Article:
Hypocrisy part of politics; just needs to be covert

Hypocrisy part of politics; just needs to be covert

Ever since I was a small boy growing up in a small town in western Nebraska, I knew what I wanted to be when I got older. Other kids wanted to be astronauts, doctors or professional athletes, but all I wanted to do was become a hypocritical politician. I also wanted to move west and represent California’s 32nd Congressional District in the House of Representatives.I dreamt of bashing the president and opposing party, blaming everyone but me and my party for the country’s problems and then eloquently stating that being a scapegoat is wrong. This, my friends, was my version of the American Dream. Sadly, someone beat me to it, and now I guess I’ll have to settle for representing a different district in a different state.

Who stole my thunder? Democratic Congresswoman Hilda Solis, who also stole my heart in a radio address about immigration. She blamed President Bush and the Republican Party for the problems with the current immigration policy.

Solis stated: “The Republican Party set out to scapegoat immigrants in order to divide voters and win elections long ago.”

After this accusation, and others, the Congresswoman made what might be the most ridiculous statement I have heard in this debate: “Throughout the past year, the Republican Party has steadily built up its assault on immigrants.”

Correct me if I’m wrong, but it’s not like the president and his Republican supporters are rolling down the street in tanks and sniping immigrants from nearby rooftops. I’m not even sure Bush can drive a tank, but I’m fairly sure if he could, he wouldn’t be hunting down immigrants. He’d probably be hunting down those damn nukes that he couldn’t find in Iraq.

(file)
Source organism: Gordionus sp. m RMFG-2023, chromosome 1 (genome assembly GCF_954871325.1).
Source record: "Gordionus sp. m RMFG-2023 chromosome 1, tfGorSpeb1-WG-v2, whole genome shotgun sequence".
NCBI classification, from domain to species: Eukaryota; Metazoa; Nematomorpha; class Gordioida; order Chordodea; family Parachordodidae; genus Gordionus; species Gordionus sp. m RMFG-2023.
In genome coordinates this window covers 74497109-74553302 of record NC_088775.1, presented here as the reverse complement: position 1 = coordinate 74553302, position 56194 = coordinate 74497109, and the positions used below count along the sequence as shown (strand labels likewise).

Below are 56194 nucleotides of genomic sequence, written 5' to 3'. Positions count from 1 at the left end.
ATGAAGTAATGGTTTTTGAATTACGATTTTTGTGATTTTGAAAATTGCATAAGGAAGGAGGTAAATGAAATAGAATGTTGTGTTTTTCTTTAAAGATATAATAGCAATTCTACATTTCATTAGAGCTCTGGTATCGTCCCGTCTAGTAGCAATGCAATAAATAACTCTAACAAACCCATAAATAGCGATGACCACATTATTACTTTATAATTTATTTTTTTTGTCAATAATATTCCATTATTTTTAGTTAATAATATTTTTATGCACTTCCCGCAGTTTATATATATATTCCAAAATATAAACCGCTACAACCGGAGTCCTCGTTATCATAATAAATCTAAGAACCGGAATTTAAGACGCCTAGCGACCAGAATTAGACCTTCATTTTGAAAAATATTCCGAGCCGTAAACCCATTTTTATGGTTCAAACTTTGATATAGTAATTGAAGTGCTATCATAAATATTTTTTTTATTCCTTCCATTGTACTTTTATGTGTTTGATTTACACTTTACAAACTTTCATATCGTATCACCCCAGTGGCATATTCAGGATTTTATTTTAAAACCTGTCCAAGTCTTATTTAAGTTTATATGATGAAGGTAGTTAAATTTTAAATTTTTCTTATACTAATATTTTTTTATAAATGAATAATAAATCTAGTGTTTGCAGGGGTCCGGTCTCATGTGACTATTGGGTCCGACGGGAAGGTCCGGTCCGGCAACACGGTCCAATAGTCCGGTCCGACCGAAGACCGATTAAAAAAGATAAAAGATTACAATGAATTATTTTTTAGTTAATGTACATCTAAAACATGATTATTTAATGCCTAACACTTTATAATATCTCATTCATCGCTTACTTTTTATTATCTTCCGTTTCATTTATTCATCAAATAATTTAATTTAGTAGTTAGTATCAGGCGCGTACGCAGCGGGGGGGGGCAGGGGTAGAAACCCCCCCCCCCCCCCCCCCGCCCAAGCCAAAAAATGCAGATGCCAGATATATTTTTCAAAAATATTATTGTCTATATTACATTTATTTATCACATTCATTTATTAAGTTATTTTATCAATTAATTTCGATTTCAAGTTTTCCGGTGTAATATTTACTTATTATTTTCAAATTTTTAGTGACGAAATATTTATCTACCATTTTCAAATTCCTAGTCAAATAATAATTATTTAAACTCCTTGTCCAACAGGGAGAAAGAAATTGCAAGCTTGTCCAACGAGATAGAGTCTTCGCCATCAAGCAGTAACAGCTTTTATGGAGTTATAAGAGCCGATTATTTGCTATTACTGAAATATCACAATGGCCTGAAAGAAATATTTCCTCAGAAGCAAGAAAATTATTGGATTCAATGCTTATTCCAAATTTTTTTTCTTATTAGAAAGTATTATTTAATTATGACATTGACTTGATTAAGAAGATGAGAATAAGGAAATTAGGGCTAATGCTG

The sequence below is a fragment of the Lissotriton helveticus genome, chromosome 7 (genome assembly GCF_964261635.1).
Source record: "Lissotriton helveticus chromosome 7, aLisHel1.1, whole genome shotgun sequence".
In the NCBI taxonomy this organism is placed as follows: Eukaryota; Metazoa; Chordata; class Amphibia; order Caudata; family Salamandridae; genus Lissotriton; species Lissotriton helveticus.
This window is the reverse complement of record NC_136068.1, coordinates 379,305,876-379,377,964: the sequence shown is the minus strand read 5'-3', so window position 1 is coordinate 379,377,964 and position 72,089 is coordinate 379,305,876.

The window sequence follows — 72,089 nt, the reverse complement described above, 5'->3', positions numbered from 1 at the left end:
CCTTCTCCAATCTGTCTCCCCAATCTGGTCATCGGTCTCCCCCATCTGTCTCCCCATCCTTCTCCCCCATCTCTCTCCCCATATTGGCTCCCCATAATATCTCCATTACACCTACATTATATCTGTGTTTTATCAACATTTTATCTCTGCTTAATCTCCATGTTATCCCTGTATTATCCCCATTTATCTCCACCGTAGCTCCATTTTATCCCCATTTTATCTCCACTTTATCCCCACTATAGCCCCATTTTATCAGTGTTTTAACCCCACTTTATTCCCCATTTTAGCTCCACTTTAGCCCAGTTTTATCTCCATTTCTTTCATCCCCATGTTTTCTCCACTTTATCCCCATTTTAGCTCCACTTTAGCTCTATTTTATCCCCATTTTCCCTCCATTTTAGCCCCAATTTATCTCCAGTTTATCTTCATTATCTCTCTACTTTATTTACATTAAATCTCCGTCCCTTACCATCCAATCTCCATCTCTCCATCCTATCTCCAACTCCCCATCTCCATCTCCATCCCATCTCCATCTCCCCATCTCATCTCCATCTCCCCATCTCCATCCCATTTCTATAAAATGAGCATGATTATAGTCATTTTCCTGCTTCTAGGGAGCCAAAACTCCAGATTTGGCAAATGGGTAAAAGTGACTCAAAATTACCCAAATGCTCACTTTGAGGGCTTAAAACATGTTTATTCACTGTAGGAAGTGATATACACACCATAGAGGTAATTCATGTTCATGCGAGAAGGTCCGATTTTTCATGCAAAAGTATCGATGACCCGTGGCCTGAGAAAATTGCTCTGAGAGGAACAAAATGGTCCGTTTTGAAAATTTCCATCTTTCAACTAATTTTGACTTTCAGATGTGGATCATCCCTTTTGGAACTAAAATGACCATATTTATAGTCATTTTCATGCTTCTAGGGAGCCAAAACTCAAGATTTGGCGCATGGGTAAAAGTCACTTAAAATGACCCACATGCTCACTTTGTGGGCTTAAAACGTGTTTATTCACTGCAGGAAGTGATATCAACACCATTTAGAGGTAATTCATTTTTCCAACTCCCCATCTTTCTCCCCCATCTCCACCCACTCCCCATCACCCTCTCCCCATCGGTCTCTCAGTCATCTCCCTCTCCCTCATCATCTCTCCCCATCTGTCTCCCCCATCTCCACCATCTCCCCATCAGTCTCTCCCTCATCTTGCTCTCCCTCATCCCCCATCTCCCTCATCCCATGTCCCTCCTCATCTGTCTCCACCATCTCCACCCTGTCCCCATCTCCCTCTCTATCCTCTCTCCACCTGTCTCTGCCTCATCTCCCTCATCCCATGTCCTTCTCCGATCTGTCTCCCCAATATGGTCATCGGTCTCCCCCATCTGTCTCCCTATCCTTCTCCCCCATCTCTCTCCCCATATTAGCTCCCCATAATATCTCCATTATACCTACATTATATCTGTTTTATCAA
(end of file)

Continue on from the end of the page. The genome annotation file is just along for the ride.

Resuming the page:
Not only did Solis take more than a few shots at the President and Republican Party, she also made the claim that “The American people want change.” Finally, she got something right.

I believe she was talking about a change in immigration legislation. The change I’m interested in would occur in southern California and would involve her resignation. But, even in that case, “Democrats will continue to fight for that (immigration legislation) change.”

It’s not that I don’t respect Ms. Solis’ opinion – everyone is entitled to his or her own. Bashing the president and getting away with it is part of free speech, and she has perfected this act.

Solis states, “Our hope is that Republicans, including the president, will finally show some leadership and help get the job done.”

The thing I cannot respect is blatant hypocrisy, which Ms. Solis has also perfected. After blaming the Republican Party solely for the problems with immigration legislation, and placing no blame on the Democratic Party, she states, “Scapegoating any group of people is wrong.”

The Congresswoman was speaking about the Republican Party setting out to scapegoat immigrants in past years, but she could have just as easily been talking about herself. Last time I checked, placing the blame on the president and his party, while placing no blame on the opposing party, constitutes scapegoating.

I’m not saying that the Democratic Party is to blame for the problems with immigration legislation. I won’t even get into whose fault it is because I don’t believe there is any one person or party to blame. I’m merely pointing out that a speech loses its effectiveness when the speaker is doing precisely what she is saying is wrong.

The fact is, illegal immigrants are present everywhere. Both Republicans and Democrats are guilty of hypocrisy; it is a part of politics. With the immigration debate heating up, we will undoubtedly hear more of it in the very near future.

My hope is that when I achieve my dream, I can get through a four-and-a-half-minute speech, wait at least a few days, and then go back and completely contradict myself.

Dan Plate is a freshman business major from Ogallala, Neb.